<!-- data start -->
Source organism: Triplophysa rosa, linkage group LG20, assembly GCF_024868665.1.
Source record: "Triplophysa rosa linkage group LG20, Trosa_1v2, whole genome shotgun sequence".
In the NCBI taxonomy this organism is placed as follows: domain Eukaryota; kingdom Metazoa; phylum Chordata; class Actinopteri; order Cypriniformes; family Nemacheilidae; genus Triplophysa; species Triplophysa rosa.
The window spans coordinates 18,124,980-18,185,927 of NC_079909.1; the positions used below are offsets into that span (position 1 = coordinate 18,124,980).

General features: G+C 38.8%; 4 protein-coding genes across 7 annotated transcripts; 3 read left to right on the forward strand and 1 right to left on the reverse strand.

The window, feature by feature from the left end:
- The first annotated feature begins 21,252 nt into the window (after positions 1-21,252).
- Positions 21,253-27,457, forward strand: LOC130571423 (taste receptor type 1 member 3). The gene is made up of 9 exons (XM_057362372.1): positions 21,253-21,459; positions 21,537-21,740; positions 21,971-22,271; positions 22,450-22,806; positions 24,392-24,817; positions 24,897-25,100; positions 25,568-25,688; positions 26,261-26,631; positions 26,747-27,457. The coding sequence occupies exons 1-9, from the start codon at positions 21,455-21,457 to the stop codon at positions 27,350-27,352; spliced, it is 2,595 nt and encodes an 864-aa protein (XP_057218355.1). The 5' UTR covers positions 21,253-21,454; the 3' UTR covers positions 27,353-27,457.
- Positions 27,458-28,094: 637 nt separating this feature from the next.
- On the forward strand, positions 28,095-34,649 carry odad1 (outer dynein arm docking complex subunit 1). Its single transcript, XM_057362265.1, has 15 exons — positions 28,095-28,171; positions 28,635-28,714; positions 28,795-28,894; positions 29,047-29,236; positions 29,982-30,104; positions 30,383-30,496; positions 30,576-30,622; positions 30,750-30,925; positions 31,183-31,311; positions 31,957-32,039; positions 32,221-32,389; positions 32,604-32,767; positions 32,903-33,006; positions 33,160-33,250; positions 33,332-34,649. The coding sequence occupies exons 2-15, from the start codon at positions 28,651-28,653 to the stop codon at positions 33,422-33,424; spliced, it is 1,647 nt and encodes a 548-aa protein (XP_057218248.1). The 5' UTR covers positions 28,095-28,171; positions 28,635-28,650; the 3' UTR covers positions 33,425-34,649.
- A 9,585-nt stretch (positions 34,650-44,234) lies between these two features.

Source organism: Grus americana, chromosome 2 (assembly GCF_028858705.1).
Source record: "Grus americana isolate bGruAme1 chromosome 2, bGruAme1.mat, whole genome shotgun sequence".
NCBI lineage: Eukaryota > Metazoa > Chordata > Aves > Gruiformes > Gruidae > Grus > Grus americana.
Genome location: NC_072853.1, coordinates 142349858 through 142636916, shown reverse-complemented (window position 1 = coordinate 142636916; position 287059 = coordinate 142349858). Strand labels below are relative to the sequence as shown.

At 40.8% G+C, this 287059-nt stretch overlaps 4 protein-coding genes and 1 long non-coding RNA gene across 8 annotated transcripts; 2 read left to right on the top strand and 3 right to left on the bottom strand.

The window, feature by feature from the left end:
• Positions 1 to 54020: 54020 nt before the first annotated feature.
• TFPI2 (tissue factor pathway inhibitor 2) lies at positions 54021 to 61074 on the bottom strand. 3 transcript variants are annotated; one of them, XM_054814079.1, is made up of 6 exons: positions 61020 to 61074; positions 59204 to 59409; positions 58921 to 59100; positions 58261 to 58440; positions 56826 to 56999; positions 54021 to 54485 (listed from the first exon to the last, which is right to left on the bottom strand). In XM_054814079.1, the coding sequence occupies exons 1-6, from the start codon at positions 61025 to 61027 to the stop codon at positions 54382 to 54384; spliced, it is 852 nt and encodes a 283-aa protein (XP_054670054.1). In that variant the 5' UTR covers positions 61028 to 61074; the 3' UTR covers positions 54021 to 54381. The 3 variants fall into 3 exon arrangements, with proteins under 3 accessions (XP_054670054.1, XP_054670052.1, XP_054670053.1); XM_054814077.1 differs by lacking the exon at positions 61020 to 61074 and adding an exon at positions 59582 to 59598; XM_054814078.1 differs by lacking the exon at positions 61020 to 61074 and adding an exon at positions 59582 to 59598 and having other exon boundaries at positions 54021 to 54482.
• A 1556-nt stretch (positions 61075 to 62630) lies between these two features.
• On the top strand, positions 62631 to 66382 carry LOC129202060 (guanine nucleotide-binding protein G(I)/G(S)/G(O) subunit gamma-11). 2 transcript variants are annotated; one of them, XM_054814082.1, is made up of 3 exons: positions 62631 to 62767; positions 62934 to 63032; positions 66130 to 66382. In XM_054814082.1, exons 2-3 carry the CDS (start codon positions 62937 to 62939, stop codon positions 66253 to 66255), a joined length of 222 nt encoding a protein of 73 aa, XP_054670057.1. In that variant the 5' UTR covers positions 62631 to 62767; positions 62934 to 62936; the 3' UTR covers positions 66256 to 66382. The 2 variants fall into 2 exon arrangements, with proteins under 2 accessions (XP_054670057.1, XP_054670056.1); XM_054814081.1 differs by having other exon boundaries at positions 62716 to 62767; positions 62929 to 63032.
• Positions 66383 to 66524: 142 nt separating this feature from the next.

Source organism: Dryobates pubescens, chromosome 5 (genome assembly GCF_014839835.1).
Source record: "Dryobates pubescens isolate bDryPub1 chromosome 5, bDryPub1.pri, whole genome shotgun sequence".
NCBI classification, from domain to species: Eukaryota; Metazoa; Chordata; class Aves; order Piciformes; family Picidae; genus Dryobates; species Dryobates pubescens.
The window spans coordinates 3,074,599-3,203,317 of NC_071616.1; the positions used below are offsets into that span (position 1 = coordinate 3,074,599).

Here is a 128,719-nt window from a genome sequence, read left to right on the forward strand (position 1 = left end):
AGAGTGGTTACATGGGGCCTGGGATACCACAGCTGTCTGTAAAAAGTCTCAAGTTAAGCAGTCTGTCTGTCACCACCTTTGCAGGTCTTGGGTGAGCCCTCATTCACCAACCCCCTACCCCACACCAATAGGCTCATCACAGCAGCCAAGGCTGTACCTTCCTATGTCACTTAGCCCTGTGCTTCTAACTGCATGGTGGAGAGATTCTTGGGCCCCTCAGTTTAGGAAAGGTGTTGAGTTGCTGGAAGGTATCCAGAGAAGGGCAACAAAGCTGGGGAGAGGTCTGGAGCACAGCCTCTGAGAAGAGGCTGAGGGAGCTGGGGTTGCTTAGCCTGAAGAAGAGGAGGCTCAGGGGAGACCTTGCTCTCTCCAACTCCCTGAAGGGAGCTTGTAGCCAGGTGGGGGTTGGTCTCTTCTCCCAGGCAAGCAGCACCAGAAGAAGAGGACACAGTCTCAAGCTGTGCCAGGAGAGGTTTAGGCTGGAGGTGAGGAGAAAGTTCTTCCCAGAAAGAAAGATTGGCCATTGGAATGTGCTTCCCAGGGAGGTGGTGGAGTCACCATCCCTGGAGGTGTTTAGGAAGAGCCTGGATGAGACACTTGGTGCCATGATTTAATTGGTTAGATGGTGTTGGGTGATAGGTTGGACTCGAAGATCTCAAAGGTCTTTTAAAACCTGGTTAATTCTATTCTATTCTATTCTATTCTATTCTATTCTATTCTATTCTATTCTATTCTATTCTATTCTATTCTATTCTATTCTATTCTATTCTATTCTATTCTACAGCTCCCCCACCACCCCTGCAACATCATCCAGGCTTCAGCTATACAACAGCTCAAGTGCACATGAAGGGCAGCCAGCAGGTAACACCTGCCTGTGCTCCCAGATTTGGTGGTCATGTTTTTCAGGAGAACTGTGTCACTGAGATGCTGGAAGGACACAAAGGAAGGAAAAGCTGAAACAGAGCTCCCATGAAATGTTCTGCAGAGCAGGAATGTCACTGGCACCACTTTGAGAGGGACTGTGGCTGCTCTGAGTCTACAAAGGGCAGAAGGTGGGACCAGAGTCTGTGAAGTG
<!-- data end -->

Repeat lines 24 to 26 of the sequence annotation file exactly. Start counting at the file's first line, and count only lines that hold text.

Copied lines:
Source record: "Dryobates pubescens isolate bDryPub1 chromosome 5, bDryPub1.pri, whole genome shotgun sequence".
NCBI classification, from domain to species: Eukaryota; Metazoa; Chordata; class Aves; order Piciformes; family Picidae; genus Dryobates; species Dryobates pubescens.
The window spans coordinates 3,074,599-3,203,317 of NC_071616.1; the positions used below are offsets into that span (position 1 = coordinate 3,074,599).